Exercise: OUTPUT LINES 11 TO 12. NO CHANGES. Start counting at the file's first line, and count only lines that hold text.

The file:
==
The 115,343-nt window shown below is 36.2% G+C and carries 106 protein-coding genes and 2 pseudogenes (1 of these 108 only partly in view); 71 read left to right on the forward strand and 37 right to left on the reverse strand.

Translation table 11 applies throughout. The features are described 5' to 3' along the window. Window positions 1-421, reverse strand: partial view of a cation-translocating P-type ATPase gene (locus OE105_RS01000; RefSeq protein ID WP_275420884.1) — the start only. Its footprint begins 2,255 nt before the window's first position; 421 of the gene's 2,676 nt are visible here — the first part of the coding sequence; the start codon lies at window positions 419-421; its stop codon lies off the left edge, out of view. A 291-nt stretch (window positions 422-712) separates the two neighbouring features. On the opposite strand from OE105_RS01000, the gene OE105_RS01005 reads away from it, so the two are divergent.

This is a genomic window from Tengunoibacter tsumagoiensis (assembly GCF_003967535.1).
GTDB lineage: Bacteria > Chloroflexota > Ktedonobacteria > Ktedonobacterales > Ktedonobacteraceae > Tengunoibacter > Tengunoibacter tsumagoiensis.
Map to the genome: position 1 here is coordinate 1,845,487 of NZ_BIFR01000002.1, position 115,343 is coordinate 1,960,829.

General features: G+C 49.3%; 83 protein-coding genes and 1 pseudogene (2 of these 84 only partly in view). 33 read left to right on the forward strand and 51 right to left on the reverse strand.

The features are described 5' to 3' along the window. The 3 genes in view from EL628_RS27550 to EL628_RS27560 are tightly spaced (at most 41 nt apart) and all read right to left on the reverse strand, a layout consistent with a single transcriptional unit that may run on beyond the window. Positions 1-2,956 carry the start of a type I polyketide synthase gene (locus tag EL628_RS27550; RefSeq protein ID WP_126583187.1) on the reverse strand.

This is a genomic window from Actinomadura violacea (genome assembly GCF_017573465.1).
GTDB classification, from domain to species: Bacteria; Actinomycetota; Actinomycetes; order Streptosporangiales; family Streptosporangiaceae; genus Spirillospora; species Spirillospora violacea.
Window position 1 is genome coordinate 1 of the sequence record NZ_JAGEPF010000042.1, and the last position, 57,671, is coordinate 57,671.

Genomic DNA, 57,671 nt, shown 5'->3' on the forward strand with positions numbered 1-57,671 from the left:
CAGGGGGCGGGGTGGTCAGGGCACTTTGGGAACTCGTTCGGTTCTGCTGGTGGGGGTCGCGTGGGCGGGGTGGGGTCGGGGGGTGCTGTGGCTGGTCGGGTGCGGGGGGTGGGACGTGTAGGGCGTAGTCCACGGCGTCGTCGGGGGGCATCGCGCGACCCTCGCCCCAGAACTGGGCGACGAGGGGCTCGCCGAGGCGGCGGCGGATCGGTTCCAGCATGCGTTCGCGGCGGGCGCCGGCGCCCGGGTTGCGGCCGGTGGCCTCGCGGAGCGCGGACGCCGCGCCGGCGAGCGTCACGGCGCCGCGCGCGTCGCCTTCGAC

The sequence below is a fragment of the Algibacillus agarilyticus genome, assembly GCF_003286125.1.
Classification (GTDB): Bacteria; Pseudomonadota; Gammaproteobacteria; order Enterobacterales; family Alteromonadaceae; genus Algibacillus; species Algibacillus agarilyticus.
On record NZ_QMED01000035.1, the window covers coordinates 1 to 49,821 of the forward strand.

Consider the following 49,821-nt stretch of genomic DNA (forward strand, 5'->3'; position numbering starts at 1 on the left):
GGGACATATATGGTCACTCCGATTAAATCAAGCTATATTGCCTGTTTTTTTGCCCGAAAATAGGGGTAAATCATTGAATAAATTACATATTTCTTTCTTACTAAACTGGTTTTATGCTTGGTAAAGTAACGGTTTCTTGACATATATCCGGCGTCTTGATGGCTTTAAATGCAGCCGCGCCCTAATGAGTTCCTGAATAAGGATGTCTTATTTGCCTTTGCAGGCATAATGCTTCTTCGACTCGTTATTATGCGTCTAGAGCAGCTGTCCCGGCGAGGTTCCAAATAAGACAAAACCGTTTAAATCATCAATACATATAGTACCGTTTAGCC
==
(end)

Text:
Genomic DNA, 57,671 nt, shown 5'->3' on the forward strand with positions numbered 1-57,671 from the left:
CAGGGGGCGGGGTGGTCAGGGCACTTTGGGAACTCGTTCGGTTCTGCTGGTGGGGGTCGCGTGGGCGGGGTGGGGTCGGGGGGTGCTGTGGCTGGTCGGGTGCGGGGGGTGGGACGTGTAGGGCGTAGTCCACGGCGTCGTCGGGGGGCATCGCGCGACCCTCGCCCCAGAACTGGGCGACGAGGGGCTCGCCGAGGCGGCGGCGGATCGGTTCCAGCATGCGTTCGCGGCGGGCGCCGGCGCCCGGGTTGCGGCCGGTGGCCTCGCGGAGCGCGGACGCCGCGCCGGCGAGCGTCACGGCGCCGCGCGCGTCGCCTTCGAC